Last night I attended the pastors conference. It seems the theme at this year’s pastors conference is the Great Commission Resurgence. The first one up was JD Greear. I heard JD back at Jacksonville at the pastors conference at FBC. After JD preached this sermon a friend of mine who attended Jacksonville made the comment that JD preached the same sermon as he did in Jacksonville (1 Cor. 9), only that he used a different text (Matt 23) to do so this time. I would have to concur with my friend, same message, different text. The one thing that was repeated and that I still have questions about is what are the secondary and tertiary doctrines that we should not divide over? He did mention tongues, but was not specific on other issues.

Next up to bat was Dr. Brunson. I read one blogger’s criticism that Dr. Brunson was yelling loud. Allow me to disagree, I don’t believe Dr. Brunson was yelling, but being passionate about his text in 1 Peter. His message from 1 Peter reflected upon who we should be, a loving and forgiving community seeking unity in Jesus. There were several points I was convicted over in his sermon especially when he talked about retaliation when someone says something against you. Wise words.

One area I did question was when Dr. Brunson seemed to refer to the Great Commission Resurgence and said how can anyone be against the Great Commission. I hope that is not the mantra this year, that if you are critical of the GCR document then you are against the Great Commission. Let me say that all of us at SBC Today are for the Great Commission (Tim Rogers actually did sign the GCR document). While some of us may question some points of the GCR document, we have not wained in our support of Matthew 28:18-20. Even with this, I appreciate Dr. Brunson’s message and passion for preaching God’s Word.

I did not hear much of Chuck Colson’s sermon, but I whole heartily agree with his assessment that the greatest danger we face is the moral vacuum in the church. In my opinion, if morals are to be considered secondary or tertiary and therefore to be left alone, then we will lose our prophetic voice in a dark land. Yes, we need to be a people that supports, loves, and has great unity with one another, but we cannot forgo the commands of Christ in doing so, for that is also part of the gospel message.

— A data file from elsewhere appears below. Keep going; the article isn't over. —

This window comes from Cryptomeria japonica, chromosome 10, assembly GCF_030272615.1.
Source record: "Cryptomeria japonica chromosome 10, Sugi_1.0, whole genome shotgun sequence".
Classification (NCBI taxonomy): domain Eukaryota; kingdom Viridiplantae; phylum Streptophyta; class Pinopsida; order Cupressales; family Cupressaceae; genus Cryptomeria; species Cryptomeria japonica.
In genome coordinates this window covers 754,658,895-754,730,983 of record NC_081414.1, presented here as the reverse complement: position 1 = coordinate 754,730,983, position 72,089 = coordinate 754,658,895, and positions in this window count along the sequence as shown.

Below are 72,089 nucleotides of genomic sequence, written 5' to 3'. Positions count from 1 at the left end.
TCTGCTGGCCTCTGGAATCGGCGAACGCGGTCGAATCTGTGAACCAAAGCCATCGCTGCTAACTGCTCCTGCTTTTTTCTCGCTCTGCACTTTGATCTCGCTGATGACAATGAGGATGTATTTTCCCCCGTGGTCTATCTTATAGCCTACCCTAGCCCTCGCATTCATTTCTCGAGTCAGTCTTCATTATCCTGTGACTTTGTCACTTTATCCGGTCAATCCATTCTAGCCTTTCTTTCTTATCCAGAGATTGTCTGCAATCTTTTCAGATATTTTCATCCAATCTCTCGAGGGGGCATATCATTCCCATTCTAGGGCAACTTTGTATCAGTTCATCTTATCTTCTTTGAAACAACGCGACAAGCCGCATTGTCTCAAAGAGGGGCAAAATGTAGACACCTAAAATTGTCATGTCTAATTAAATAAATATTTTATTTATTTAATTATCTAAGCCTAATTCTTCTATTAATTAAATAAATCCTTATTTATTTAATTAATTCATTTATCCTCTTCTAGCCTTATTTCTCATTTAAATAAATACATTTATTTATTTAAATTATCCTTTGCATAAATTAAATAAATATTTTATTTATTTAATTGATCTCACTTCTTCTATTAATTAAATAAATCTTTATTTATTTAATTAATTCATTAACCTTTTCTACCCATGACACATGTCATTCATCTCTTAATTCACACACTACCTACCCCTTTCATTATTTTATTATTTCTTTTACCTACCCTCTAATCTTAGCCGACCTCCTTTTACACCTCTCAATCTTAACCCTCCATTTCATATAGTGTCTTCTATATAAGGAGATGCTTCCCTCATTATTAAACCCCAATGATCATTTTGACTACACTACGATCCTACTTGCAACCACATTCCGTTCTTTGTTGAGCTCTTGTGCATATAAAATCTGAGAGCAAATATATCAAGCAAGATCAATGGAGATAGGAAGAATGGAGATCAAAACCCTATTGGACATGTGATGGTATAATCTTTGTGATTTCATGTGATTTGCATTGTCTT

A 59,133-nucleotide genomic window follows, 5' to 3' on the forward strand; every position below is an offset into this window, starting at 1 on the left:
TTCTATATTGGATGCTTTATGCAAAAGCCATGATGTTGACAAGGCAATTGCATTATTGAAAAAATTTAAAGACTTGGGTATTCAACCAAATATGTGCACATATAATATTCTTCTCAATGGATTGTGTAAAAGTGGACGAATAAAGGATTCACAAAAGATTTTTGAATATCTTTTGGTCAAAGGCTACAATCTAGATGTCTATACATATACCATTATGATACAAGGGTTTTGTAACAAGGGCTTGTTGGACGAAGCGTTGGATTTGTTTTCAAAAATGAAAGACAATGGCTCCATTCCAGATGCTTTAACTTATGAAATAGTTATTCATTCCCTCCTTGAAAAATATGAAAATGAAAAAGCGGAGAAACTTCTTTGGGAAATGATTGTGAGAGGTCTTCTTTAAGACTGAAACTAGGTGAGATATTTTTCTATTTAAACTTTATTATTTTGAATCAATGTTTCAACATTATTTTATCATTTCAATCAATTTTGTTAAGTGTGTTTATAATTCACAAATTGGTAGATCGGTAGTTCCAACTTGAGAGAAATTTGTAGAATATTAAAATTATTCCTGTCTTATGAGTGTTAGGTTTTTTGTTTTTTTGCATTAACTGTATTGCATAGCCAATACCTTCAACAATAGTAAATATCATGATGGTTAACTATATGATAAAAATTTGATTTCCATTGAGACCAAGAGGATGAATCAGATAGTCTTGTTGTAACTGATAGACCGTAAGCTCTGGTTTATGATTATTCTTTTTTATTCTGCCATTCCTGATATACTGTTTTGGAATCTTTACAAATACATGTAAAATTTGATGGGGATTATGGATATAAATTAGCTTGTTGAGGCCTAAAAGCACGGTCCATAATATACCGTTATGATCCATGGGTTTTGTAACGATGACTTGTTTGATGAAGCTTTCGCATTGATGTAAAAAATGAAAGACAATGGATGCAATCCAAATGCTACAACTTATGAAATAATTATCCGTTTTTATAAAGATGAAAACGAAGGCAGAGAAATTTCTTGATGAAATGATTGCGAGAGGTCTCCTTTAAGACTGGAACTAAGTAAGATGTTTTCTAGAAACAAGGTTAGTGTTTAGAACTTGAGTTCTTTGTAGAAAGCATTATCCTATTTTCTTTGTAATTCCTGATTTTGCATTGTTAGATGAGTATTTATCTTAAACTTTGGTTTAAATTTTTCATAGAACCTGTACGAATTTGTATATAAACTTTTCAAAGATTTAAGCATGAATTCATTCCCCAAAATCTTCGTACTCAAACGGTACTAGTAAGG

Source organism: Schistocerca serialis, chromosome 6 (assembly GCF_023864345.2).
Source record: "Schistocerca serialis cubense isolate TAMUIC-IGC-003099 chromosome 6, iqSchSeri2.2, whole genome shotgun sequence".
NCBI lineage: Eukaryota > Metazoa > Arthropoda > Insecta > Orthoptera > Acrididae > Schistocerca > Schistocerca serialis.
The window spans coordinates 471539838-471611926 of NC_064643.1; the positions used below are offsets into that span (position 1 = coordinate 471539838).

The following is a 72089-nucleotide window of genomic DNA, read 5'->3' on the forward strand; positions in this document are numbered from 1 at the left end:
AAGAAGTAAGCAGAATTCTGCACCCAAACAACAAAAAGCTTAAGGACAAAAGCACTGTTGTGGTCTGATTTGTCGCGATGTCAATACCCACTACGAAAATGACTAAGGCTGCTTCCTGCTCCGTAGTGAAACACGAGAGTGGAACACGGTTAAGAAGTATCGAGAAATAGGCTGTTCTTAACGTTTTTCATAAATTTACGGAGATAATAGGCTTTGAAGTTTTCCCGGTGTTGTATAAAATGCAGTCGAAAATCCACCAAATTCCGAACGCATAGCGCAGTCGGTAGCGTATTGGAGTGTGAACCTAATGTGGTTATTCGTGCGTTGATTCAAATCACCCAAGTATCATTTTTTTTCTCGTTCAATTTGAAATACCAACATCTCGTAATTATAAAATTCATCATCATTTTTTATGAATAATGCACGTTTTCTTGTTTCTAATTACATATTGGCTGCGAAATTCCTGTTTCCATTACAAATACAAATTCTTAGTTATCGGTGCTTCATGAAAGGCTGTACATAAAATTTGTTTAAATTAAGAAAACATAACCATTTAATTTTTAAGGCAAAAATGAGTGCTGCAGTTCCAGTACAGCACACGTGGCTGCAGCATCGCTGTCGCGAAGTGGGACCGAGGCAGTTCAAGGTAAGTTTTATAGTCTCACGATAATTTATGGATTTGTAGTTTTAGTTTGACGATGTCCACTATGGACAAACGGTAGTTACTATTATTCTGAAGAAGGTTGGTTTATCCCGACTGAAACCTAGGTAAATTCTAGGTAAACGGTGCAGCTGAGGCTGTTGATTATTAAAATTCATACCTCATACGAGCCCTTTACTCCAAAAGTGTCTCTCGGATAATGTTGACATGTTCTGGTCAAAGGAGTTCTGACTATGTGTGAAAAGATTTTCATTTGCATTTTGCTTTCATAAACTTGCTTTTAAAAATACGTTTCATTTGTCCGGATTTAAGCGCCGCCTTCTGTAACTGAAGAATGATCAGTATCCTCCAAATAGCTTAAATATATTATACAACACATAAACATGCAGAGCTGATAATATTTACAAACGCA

I don’t know if I will post again this week, but I look forward to rest of the convention.

Long Term Perspective

Here is an article I have worked on for our Church newsletter. I realize I have been away for awhile, but other obligations have kept me from producing anything for SBCToday. Until I am able to return with more frequency, I thought I would share my latest newsletter to Immanuel. It expounds on the article of Dr. Thom Rainer concerning his love and desire to see established churches grow. Below is my article:

I recently read an article by Dr. Thom Rainer, President of Lifeway Christian Resources. In it he makes this statement:

“We need leaders who will have a long-term perspective, who realize that, while change may be slow, it is possible. We need leaders who will love the existing congregants and lead them at a pace that will not divide the church. We need leaders who will love and live among the church members. We need leaders who will live and love in the community.”

If there is one think I have always felt, it was a “long-term perspective” in my leadership at Immanuel. I have heard too many pastors talk about how they were going to “change the church within a year” only to prepare their résumé for another pastorate after division forced them out of the pastorate. What many of them fail to realize, and by God’s grace in my own experience I have been able to grasp, is that pastors don’t change churches. God and Him alone is the author and finisher of our faith. Don’t misunderstand what I am saying; while a vision is given to pastors for leadership, it is God to gives the growth. Yes, leaders preach, pray, and prepare, but when we begin to understand that God is ultimately in control, all of us can experience less frustration.

God has his hand upon our church and is working in many of our lives to prepare us for the future. Who would have thought 3 years ago we would have a new Music Minister? What will God do three years from now? I don’t think any of us can say with certainty what God will do, but I do know this, God will provide for us whatever we need to be the church He desires us to be. What is our role in this? Nothing less than to seek God’s will in our life and see how he will have us fit in to what he is doing in His church. I believe he is calling us all to “trust and obey.” I look forward with anticipation in witnessing where God will bring us.

Bro. Robin

Accepting Candidates for Membership